Right. Perhaps not the most inspiring photos of food but try to look past that.... 

My pie
I looked to Economy Gastronomy for ideas when I was preparing this weeks meal plan. It's a book filled with money and time saving ways to eat great food ALL the time. Perfect I hear you say. Well I thought so too and normally I'm dubious about these kinda things but I'm always looking for new recipes so I thought I'd give it ago. I even bothered to read some of the introduction rather than flicking through hoping I'll land on an all-singing-all-dancing-everything-I-want-it-to-be-kinda-recipe. It's very easy to read, I'd even go as far as to say it's a friendly book. One of the things I've LOVED about it is this idea of 'bedrock' food for example one joint of ham that becomes three nights dinner, a load of mince that starts off life in the same pot that then becomes three very different meals. Brilliant stuff. This is the way my brain thinks- how can I make the most of this. With the chickpeas I made a 'base' that then became three different things. A pie, a loaf and hummus.

This book, or rather Allegra McEvedy and Paul Merrett understand ME...or at least my thought processes. An example: 'I'm encouraging you to leave the hummus-to-be in the food processor, as even though you're going to make the pie first, it really is only a three-minute job to finish this off, and if you put it in the fridge, it just may never happen.' How did they know?! And they were so right. A three minute job that give me that oh-so-smug feeling of I've already got part of Wednesday's dinner made and I am AMAZING. 

Othello's Chickpea Comfort Pie:
(see photo above) I enjoyed making this pie, probably more so because I felt like like I was half way there once the base mix was made (which didn't take long at all!). I definatly felt like I'd cooked something rather than assembled something which was a nice feeling! It's the sort of food I'd give to friends/family that are vegetarians because it's not a curry, a stuffed pepper or a lonesome mushroom. It's fairly straight forward to make but it says 'I made some effort'. 

Spicy Chickpea Loaf:
It was probably foolish to have this for dinner the night after the chickpea pie- but then I was warned! I would probably make these again sooner than I'd make the pie because they would be great for lunches, picnics etc as the book suggests. Tasted great.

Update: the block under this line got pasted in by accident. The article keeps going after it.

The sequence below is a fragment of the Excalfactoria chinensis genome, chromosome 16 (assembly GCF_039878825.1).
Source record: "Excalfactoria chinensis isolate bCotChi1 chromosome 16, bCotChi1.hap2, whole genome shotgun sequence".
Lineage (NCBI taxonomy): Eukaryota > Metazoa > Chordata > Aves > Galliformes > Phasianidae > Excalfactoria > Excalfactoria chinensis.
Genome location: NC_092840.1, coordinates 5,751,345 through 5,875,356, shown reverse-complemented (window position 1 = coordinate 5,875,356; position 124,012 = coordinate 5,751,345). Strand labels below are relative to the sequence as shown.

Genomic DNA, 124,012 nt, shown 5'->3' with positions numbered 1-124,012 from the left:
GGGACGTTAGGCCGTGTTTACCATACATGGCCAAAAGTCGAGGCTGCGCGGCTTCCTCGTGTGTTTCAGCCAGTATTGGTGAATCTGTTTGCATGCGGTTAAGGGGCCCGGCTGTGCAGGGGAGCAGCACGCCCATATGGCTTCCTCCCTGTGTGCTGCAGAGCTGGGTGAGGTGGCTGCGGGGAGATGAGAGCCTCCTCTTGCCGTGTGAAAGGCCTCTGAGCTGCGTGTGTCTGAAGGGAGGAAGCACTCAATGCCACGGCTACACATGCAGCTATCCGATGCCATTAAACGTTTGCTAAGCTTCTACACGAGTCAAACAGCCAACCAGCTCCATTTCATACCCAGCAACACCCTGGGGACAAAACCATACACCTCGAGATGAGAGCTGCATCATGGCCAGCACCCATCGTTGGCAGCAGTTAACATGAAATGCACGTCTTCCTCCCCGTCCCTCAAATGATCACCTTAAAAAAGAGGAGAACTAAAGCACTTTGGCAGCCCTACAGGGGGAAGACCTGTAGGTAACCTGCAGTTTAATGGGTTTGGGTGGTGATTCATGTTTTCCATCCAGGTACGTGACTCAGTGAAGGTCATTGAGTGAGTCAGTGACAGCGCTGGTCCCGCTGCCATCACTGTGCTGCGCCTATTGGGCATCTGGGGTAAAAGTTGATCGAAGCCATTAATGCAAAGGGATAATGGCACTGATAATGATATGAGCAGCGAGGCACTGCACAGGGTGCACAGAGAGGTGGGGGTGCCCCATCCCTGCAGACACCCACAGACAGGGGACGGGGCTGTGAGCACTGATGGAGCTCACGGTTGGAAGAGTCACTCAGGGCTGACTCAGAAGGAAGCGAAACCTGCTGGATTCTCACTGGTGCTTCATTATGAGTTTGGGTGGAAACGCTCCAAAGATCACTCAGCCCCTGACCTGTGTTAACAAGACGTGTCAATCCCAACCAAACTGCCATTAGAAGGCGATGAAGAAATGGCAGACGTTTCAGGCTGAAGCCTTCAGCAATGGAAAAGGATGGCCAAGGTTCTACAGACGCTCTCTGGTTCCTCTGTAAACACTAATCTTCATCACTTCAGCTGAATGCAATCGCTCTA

The hummus:
This is probably the thing I was most excited by and the most simple. We LOVE hummus. We particularly love posh hummus and this was just that. Now that we have tahini paste in the fridge I'll make it ALL the time. It's a minium effort maximum reward food and once you've got tahini in the fridge it's cheaper to make your own hummus than buy it. Having followed the recipe once I would be confident to make changed to it by adding different flavours- coriander maybe? Husband quite often has hummus on toast for his lunch, I always mean to make sandwiches but often there's enough left over dinner for him to have Dinner For Lunch. I don't feel so bad now that he can take homemade hummus. 

Sunday, 24 February 2013

Economy gastronomy: chickpea week

This post should really be titled 'how not to shop'. My list yesterday took me to 3 different supermarkets- time saving approach to shopping I think not. Our nearest shops are Aldi and M&S, a thrifty yet snobby shoppers dream come true. But I needed tahini paste and I knew neither of them would have it. Everything else I can get from Aldi...or so I thought. I went to buy minced beef and couldn't. Don't get me wrong there was plenty of it in stock I just COULDN'T. Not after all this horse meat chat. I know that so far it's just been cheap products that contain beef (except they don't they contain horse...) but still. At this point I could still have kept the supermarket count down to two but I could hear my mother (in my head) 'it's not worth the risk'. It's fine I'll just pop next door to M&S. 

I went to get the ricotta. Aldi had none. It's okay I'm going to M&S now anyway so I'll get it there.
Paid for my shopping. £28.93 whoop! (it included nappies)
Mince beef in M&S £4.49. It was £2.19 next door. In M&S it's part of that deal should I get 3 packs?! No I'll go back next door. No I won't. I'll get the expensive mince, it'll do two meals and sure by the time you've divided it in two and then into 2 adult and 1 baby sized portion sure that's hardly anything.